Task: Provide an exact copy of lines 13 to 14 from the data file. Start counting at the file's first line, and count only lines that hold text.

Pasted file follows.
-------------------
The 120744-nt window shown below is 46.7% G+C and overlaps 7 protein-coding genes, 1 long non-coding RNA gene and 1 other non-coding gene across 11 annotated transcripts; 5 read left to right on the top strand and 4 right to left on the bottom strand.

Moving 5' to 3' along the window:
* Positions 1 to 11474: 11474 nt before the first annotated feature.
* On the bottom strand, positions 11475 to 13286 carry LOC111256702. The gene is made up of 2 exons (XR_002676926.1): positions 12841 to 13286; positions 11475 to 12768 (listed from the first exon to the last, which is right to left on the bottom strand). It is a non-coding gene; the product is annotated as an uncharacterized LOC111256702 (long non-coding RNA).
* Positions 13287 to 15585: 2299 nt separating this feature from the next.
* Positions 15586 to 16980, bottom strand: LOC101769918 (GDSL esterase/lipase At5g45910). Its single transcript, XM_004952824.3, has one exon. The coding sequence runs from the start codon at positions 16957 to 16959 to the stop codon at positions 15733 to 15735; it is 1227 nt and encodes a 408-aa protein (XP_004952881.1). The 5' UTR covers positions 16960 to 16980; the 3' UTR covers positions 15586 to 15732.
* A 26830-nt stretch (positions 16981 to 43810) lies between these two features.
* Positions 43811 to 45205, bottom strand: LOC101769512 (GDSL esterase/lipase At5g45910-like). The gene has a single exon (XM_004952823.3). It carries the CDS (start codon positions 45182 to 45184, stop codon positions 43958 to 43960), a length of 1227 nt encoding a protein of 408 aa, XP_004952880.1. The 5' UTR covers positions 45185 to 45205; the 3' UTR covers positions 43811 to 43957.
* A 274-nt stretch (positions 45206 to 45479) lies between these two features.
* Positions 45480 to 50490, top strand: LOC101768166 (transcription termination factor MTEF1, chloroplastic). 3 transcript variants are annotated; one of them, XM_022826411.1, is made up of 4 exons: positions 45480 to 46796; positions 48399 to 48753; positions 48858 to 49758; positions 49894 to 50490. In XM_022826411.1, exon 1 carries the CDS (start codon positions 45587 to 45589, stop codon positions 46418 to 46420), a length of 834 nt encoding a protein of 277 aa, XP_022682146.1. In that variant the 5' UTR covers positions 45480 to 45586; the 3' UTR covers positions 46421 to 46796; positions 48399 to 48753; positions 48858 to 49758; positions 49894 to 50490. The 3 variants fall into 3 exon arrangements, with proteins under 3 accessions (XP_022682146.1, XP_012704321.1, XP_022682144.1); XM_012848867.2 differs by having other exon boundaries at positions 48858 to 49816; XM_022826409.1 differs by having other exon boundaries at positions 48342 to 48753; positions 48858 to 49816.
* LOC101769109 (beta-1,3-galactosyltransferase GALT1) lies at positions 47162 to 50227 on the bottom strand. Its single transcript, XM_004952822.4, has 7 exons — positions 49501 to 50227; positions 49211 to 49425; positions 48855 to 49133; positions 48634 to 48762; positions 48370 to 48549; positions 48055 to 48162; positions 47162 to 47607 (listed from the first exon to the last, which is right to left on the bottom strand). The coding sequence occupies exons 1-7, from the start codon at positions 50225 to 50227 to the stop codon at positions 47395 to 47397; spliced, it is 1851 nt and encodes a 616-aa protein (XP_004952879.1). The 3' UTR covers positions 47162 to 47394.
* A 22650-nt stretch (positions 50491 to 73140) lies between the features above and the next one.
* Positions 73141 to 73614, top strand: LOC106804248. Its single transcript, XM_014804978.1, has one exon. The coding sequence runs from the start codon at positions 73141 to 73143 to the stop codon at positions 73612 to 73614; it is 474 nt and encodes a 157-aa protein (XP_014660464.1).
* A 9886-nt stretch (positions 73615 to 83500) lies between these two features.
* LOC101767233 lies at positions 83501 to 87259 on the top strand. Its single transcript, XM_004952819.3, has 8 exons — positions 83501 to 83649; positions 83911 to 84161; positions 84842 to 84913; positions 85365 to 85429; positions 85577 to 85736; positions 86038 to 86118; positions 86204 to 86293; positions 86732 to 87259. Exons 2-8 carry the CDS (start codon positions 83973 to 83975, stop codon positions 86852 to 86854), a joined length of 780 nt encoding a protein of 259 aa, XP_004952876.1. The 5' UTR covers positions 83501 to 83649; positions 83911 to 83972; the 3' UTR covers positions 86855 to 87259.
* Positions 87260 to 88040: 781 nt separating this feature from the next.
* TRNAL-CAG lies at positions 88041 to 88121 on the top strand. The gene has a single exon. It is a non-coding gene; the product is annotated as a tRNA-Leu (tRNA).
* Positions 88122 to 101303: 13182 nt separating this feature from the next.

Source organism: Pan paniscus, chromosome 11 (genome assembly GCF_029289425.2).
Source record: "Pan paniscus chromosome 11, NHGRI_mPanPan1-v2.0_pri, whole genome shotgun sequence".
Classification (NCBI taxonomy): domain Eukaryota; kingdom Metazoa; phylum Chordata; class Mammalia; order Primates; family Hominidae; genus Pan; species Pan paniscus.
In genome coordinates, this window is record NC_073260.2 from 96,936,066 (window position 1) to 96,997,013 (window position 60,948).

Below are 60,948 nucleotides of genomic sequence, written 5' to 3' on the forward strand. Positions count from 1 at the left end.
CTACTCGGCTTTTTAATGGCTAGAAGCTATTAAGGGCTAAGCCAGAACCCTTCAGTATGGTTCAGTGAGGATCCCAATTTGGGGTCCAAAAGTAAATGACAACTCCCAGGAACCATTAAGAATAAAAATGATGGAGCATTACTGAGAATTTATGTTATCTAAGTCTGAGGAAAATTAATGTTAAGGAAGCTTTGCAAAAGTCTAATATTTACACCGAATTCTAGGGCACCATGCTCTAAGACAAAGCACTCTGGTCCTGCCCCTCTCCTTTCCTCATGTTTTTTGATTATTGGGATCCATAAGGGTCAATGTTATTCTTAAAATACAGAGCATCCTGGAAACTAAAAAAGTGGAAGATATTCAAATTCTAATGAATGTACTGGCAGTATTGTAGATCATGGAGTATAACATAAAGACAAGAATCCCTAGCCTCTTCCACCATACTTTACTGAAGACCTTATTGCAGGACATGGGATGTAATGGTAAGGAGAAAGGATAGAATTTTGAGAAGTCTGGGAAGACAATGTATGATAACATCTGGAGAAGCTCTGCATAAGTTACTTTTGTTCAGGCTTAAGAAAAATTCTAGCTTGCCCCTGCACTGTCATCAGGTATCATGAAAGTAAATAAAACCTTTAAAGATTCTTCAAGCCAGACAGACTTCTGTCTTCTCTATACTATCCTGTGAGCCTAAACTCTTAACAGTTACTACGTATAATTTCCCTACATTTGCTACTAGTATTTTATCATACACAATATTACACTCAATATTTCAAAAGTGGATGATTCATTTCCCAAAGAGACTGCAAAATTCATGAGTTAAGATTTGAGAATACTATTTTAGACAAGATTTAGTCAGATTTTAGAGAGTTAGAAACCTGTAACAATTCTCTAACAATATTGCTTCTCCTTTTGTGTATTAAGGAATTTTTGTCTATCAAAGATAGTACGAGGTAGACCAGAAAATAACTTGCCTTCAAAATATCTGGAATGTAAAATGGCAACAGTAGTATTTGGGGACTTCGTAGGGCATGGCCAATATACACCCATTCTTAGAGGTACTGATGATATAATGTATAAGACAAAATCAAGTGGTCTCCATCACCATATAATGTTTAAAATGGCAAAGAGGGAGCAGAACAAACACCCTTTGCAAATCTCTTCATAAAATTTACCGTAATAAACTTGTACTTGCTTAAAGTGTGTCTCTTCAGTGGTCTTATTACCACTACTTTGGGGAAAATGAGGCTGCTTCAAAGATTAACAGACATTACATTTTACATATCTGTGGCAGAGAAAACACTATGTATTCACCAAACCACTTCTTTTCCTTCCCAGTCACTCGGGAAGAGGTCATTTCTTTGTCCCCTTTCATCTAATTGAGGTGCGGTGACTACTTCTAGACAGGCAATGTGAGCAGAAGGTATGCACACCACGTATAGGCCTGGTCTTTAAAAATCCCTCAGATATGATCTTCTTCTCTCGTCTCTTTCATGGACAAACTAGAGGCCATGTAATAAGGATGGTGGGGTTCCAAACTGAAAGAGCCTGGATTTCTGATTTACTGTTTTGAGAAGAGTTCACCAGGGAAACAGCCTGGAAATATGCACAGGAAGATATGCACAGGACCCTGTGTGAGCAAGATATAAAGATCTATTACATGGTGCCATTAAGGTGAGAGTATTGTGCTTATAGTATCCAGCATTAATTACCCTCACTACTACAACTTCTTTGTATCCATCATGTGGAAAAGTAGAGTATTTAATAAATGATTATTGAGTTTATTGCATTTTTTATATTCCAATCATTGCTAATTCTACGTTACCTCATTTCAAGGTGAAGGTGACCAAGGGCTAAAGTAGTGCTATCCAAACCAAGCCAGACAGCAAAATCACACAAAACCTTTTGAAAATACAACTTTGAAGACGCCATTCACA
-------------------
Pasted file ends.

* Positions 73141 to 73614, top strand: LOC106804248. Its single transcript, XM_014804978.1, has one exon. The coding sequence runs from the start codon at positions 73141 to 73143 to the stop codon at positions 73612 to 73614; it is 474 nt and encodes a 157-aa protein (XP_014660464.1).
* A 9886-nt stretch (positions 73615 to 83500) lies between these two features.